Do you really have to brush your dog's teeth?

dog dental health

It’s that time of year again… February is here and that means it’s another month to talk about the importance of your pet’s dental health! I think just about every dog owner would be lying if they said they were truly diligent about brushing and flossing their own teeth regularly, let alone brushing their dog’s teeth. As if there wasn’t already enough to do in the day, right?!

But there are some pretty important reasons why you shouldn’t ignore that “doggy” breath. It doesn’t have to be the norm that dogs have terrible breath; in fact, bad breath is usually a sign of a more serious health problem, ranging from rotting teeth and periodontal disease, to potentially life-threatening diseases in the heart, lungs, liver, and kidneys.

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Top six (preventable!) pet health problems

The importance of this is confirmed in the 2011 “State of Pet Health” Report, a 40 page comprehensive summary of research conducted by Banfield Pet Hospital, a nationwide network of veterinary hospitals. Compiled from medical data from more than 2.1 million dogs and 450,000 cats, the report lists the most common diagnoses in dogs and cats, and details six specific and preventable health conditions that are increasingly affecting our pets:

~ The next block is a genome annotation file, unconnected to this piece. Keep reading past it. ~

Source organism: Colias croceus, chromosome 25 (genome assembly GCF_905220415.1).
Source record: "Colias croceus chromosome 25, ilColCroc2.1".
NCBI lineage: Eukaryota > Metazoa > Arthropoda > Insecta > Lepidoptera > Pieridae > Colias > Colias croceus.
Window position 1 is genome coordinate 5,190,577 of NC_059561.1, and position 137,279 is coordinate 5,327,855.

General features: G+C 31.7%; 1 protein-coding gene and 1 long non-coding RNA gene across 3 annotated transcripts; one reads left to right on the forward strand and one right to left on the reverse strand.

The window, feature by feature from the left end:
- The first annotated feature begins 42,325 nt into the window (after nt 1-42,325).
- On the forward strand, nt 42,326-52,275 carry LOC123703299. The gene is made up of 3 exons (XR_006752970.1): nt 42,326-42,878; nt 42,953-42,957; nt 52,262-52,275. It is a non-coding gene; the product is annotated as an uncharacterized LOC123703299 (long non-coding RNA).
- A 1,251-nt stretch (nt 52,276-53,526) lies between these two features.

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earthbath features a "how-to" video on brushing your dog's teeth for Pet Dental Health Month!

February is Pet Dental Health Month! You might buy your pet the best organic, locally-sourced food, natural treats, walk him daily, and maybe even dress him in designer doggie duds, but do you also give the same level of attention to his doggie dentifrice? Most people don’t know that the most common health problem in dogs is actually periodontal disease. In fact, over 75% of all dogs show symptoms of oral disease by the time they are three! Poor dental hygiene isn’t just about “doggie breath!” In fact, bad breath shouldn’t be an acceptable norm for dogs or cats. Tooth and gum problems can become painful and serious if left untreated and could cause a whole host of health problems, even aggression. Over time, unchecked dental problems can result in plaque and bacteria build-up that can enter the bloodstream and cause serious disease in the heart, lungs, liver and kidneys. Here are four tips, including a how-to video, on how to start a dental care routine with your dog.

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